What type of damage to look for after a storm goes through your neighborhood

Fallen treeSevere weather can pop up in your neighborhood quickly. If severe weather strikes, your first priority should be taking cover and protecting your family. Unfortunately, the damage after severe weather can wreak havoc on your home and neighborhood. Common types of storm damage to your home can be caused by wind, water, or hail.

After the skies clear and you’ve been given the all clear by your local weather service, checking your home for damage should be your next priority. Protecting your home from further damage is critical. Here are some areas you should inspect.

1. Roof. Depending on the storm, roof damage can be significant. High winds can easily tear your shingles off. From the ground, look for missing shingles. If hail came through your area, depending on the size of the hailstones and other conditions, the damage may or may not be significant. Contact your insurance company. They will send out an expert who will be able to identify if you have damage. For more information, check out my blog “Your roof and your insurance rates.”

2. Siding. Depending on your siding, damage may be evident. Brick, stucco, and cement fiber siding are more durable than vinyl siding. No matter what siding type you have, walk around your home and check for damage. Damage can consist of cracks, chips, dents, and holes.

3. Outdoor structures. If you have a detached garage or shed don’t forget about them: especially if you’re storing tools, collector cars, or other types of equipment. Even a small hole or leak can damage what’s inside. If you find a hole, consider covering it with a tarp. If that isn’t possible, consider moving those items to prevent further damage. To learn if your outdoor structure is adequately insured, click here.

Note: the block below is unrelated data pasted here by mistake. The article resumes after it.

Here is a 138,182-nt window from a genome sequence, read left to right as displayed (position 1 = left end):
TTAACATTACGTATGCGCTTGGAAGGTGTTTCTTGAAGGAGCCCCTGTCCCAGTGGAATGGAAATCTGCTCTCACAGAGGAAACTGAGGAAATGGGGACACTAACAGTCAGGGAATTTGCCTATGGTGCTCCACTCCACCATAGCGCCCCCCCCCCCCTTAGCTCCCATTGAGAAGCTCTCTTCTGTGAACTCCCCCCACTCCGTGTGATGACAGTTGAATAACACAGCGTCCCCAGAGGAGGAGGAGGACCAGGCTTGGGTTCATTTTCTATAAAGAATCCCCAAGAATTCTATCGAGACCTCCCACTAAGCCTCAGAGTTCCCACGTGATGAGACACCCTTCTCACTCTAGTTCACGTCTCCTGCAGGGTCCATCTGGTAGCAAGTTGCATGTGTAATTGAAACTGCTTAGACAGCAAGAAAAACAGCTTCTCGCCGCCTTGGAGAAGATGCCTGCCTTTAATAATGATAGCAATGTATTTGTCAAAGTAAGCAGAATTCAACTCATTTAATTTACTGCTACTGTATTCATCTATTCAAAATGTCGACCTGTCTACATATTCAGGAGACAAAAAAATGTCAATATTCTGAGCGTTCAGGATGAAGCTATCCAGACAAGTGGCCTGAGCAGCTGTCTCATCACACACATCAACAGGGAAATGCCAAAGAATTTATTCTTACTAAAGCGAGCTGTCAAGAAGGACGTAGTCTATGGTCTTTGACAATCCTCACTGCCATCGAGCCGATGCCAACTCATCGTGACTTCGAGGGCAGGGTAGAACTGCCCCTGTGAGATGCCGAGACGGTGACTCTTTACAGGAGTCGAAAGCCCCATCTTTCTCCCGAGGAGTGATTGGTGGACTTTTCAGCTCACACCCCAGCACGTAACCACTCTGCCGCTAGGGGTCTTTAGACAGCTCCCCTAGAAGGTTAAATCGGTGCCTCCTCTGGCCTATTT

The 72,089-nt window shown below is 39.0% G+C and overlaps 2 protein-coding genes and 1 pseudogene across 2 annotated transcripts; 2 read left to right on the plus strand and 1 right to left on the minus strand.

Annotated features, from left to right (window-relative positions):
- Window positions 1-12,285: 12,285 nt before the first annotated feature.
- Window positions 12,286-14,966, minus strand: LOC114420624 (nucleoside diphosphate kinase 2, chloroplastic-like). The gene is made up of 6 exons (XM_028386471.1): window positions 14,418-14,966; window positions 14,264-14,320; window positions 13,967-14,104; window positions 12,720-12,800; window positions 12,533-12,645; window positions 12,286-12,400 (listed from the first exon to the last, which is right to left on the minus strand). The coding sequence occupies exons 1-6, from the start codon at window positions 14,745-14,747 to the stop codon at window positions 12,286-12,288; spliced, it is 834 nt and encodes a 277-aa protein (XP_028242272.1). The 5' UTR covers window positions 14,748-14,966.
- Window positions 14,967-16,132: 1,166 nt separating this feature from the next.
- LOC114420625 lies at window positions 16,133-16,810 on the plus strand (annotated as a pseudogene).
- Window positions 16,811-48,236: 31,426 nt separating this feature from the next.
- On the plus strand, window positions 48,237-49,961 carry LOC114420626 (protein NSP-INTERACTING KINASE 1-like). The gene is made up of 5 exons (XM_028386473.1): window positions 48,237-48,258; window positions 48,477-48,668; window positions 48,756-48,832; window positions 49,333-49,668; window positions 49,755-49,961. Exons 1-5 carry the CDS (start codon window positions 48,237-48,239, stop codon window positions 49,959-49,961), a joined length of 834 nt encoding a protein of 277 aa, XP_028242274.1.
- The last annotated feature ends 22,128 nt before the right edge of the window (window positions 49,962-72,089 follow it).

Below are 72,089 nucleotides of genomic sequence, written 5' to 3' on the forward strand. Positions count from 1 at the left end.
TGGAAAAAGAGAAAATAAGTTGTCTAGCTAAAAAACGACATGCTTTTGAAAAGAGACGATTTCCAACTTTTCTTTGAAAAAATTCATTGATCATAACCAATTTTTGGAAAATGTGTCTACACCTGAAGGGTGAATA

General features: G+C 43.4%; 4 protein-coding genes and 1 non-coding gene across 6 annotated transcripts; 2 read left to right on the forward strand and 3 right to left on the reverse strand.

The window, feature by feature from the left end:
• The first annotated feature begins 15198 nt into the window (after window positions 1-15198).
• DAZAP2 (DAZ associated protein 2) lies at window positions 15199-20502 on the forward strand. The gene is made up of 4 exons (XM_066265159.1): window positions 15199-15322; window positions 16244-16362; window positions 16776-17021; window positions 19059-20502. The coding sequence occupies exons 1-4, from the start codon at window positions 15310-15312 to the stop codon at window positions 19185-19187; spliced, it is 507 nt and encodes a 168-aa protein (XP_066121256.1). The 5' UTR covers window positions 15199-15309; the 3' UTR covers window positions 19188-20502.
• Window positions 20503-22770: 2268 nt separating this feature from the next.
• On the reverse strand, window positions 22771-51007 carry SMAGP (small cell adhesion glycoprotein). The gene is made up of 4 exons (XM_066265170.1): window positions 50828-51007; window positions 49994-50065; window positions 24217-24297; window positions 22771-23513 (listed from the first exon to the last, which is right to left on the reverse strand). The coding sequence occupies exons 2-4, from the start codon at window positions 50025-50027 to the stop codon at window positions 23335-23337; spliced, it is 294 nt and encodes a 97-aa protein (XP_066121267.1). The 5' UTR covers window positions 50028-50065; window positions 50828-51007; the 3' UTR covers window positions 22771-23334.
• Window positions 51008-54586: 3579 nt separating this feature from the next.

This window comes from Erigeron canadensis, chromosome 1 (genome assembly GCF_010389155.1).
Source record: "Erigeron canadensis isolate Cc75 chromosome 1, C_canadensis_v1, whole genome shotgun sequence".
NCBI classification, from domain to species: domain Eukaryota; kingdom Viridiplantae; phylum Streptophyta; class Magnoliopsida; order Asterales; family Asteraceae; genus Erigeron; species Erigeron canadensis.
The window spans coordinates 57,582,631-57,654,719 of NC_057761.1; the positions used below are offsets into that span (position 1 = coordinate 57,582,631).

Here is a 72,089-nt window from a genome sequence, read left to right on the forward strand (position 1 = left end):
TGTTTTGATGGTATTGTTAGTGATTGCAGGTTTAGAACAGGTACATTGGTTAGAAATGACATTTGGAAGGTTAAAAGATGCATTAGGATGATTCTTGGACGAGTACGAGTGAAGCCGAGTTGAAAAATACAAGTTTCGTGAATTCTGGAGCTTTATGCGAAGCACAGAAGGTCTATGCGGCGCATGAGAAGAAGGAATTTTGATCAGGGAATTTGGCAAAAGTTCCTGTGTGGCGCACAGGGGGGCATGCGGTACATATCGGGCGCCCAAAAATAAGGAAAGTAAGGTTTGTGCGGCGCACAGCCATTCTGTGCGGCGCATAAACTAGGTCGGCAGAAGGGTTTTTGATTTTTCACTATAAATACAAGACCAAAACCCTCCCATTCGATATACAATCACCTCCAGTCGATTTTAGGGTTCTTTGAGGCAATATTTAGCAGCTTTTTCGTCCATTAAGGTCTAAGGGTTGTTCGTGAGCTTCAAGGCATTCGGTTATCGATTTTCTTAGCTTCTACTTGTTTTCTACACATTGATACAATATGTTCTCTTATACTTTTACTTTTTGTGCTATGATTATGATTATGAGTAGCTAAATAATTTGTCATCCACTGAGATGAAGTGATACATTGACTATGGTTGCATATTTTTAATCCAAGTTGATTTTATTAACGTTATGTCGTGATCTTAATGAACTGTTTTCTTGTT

4. Electronics. A lightning strike or power surge can damage or destroy your expensive electronics.

5. Fallen trees or limbs. Understanding coverage for fallen trees can be a bit tricky. Do you have coverage for the tree itself, debris removal, or coverage for your neighbor’s fallen tree on your property? Contact your agent to find out.

6. Miscellaneous property. Other items to look at include:

  • Air-conditioning unit;
  • Fence;
  • Patio/deck furniture; and
  • Cars parked in your driveway.

7. Basement. Significant rainfall can be difficult on your sump pump and local sewer system. Check the area around your sump and floor drain. To learn how to keep your sump pump in good working order click here. If you don’t have water backup or sump pump overflow coverage on your policy, talk to your independent insurance agent to learn more.

For a list of helpful reminders, checkout the infographic below!

Miscellaneous Safety Tips

  • If you have overhead powerlines in your neighborhood, be cautious when inspecting your property. High wind or trees could have knocked them down.
  • Keep your kids out of flooded streets and rushing water. Dangerous situations that weren’t there before may now be present.
  • Only consume food or water that was not damaged by the storm.
  • If your home has been damaged, consider turning off your main utilities, including your natural gas, electricity, and water main.
  • Before a severe storm hits, consider documenting your possessions. Whether you rent an apartment or own a home, one of the most important things you can do is to keep an inventory of your personal belongings. Trying to remember what you own after a disaster strikes can be overwhelming.

Insurance policies are not created equal! More than likely, your policy is different from your neighbor’s policy. Depending on the storm and the type of damage you experience, you may or may not have insurance coverage to help get you back on your feet. This can make a devastating situation even worse. If you aren’t familiar with what your policy covers, please contact your independent insurance agent.

Do you have any tips you’d like to share? I’d love to hear them; please share them in the box below.

Storm Infographic

Topics: Home Safety, Weather

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